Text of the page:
I recently received this sentence in an email, and I was unsure about the subtle difference between dire and se dire.

Nous essayons de donner une vision fidèle de ce qui s’est dit durant le conseil.

My initial assumption is that se dire is roughly 'to be said' with a focus on the language actually being spoken whereas dire focuses the attention on the speaker. Is avoir été dit not proper French?

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    The passive voice is one of the many meanings the reflexive can have, and has here, as you thought. – Luke Sawczak Feb 6 '18 at 13:30

yes, you could translate

ce qui s'est dit


what have been said

you could also say

... une vision fidèle de ce qui a été dit ...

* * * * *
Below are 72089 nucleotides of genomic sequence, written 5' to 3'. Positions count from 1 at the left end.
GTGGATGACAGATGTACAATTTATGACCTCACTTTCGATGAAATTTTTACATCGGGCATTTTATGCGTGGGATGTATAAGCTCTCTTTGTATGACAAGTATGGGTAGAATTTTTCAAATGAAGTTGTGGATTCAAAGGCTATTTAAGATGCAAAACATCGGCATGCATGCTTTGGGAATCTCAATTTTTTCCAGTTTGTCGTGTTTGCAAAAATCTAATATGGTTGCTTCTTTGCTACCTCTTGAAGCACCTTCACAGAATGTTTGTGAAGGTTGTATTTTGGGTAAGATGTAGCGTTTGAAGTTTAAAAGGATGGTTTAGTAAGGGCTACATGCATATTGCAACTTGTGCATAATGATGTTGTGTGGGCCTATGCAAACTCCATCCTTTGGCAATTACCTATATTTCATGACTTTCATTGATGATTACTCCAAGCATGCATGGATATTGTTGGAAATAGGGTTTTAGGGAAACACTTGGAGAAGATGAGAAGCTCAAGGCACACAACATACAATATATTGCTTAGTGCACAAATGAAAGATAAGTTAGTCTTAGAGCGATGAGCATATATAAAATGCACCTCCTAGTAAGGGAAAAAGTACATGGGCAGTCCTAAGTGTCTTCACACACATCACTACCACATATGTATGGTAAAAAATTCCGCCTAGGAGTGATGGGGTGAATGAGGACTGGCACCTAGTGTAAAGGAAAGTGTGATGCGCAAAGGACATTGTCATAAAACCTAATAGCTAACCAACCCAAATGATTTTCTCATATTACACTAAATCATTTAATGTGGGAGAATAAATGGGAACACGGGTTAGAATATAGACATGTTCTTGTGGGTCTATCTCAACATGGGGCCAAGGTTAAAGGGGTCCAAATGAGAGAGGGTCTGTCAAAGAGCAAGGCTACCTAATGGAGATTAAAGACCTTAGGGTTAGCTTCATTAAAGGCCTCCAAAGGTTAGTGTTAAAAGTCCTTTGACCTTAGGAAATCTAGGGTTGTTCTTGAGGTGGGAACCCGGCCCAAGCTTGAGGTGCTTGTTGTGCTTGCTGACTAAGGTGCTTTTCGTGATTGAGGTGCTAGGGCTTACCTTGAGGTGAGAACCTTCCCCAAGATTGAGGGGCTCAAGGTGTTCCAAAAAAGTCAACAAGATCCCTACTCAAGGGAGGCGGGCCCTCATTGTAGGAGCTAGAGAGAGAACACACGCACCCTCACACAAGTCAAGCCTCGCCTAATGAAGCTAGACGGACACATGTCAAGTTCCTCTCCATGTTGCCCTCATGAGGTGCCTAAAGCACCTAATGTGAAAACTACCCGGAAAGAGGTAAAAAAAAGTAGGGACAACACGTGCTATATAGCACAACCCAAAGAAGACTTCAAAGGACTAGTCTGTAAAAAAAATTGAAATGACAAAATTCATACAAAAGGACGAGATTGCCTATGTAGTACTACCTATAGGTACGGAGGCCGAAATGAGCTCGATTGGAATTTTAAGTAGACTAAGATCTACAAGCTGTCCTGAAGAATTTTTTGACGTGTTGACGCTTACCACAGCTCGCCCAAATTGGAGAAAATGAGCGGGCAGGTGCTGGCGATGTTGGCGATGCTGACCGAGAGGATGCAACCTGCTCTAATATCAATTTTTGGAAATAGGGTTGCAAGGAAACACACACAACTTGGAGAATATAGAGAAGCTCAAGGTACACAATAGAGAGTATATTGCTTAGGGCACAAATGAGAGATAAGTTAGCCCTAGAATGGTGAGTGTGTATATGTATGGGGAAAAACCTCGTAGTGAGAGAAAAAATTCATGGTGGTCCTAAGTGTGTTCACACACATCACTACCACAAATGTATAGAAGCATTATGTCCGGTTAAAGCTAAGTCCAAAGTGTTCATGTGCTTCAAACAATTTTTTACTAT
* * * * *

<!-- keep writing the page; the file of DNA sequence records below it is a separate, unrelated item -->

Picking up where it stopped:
but beware, in some case "il s'est dit" = "he told himself"
"Il s'est dit que ce serait une bonne idée" means "He told himself it would be a great idea"

  • So, that is to say that in this case, there is no significant difference between ce qui s'est dit and ce qui a été dit? Does one feel more natural than the other, or is it simply a matter of preference? – KGR Feb 6 '18 at 14:24
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    I think it is simply a matter of preference. For me there is no difference between the 2 forms. – ON5MF Jurgen Feb 6 '18 at 14:50

It is simply a difference in time-reference. In "s'est dit" we have the present tense in the passive format, whereas in "a été dit" we have "passé composé" in the passive format.

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    Il s'est dit is not present in passive mode (that would be Il est dit) but the verb se dire (pronominal) in passé composé tense. – jlliagre Nov 13 '20 at 20:35
  • Yes, the present in the passive mode should be "il se dit". I think that "il est dit" is not very common because 'se dire" is a "pronominal" verb. – Mohamed Rachidi Nov 15 '20 at 4:06

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